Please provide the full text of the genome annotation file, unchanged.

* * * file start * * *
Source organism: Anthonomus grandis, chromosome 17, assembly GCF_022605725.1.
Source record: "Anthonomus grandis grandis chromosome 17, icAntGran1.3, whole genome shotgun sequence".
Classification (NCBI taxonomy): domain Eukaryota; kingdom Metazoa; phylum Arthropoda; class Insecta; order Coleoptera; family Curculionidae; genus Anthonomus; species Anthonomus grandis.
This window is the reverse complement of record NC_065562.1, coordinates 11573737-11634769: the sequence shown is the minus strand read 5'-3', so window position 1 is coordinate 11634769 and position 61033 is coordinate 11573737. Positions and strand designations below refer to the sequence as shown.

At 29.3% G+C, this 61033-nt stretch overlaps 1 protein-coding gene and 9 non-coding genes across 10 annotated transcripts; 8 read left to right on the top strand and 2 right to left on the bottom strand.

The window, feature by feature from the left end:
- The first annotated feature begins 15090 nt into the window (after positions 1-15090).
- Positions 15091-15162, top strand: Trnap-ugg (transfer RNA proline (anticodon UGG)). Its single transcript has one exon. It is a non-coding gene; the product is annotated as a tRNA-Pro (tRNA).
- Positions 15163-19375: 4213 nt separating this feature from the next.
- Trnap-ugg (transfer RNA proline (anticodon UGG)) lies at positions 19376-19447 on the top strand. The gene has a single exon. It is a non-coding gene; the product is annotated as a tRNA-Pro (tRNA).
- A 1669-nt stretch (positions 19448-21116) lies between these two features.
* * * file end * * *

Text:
Source organism: Anthonomus grandis, chromosome 17, assembly GCF_022605725.1.
Source record: "Anthonomus grandis grandis chromosome 17, icAntGran1.3, whole genome shotgun sequence".
Classification (NCBI taxonomy): domain Eukaryota; kingdom Metazoa; phylum Arthropoda; class Insecta; order Coleoptera; family Curculionidae; genus Anthonomus; species Anthonomus grandis.
This window is the reverse complement of record NC_065562.1, coordinates 11573737-11634769: the sequence shown is the minus strand read 5'-3', so window position 1 is coordinate 11634769 and position 61033 is coordinate 11573737. Positions and strand designations below refer to the sequence as shown.

At 29.3% G+C, this 61033-nt stretch overlaps 1 protein-coding gene and 9 non-coding genes across 10 annotated transcripts; 8 read left to right on the top strand and 2 right to left on the bottom strand.

The window, feature by feature from the left end:
- The first annotated feature begins 15090 nt into the window (after positions 1-15090).
- Positions 15091-15162, top strand: Trnap-ugg (transfer RNA proline (anticodon UGG)). Its single transcript has one exon. It is a non-coding gene; the product is annotated as a tRNA-Pro (tRNA).
- Positions 15163-19375: 4213 nt separating this feature from the next.
- Trnap-ugg (transfer RNA proline (anticodon UGG)) lies at positions 19376-19447 on the top strand. The gene has a single exon. It is a non-coding gene; the product is annotated as a tRNA-Pro (tRNA).
- A 1669-nt stretch (positions 19448-21116) lies between these two features.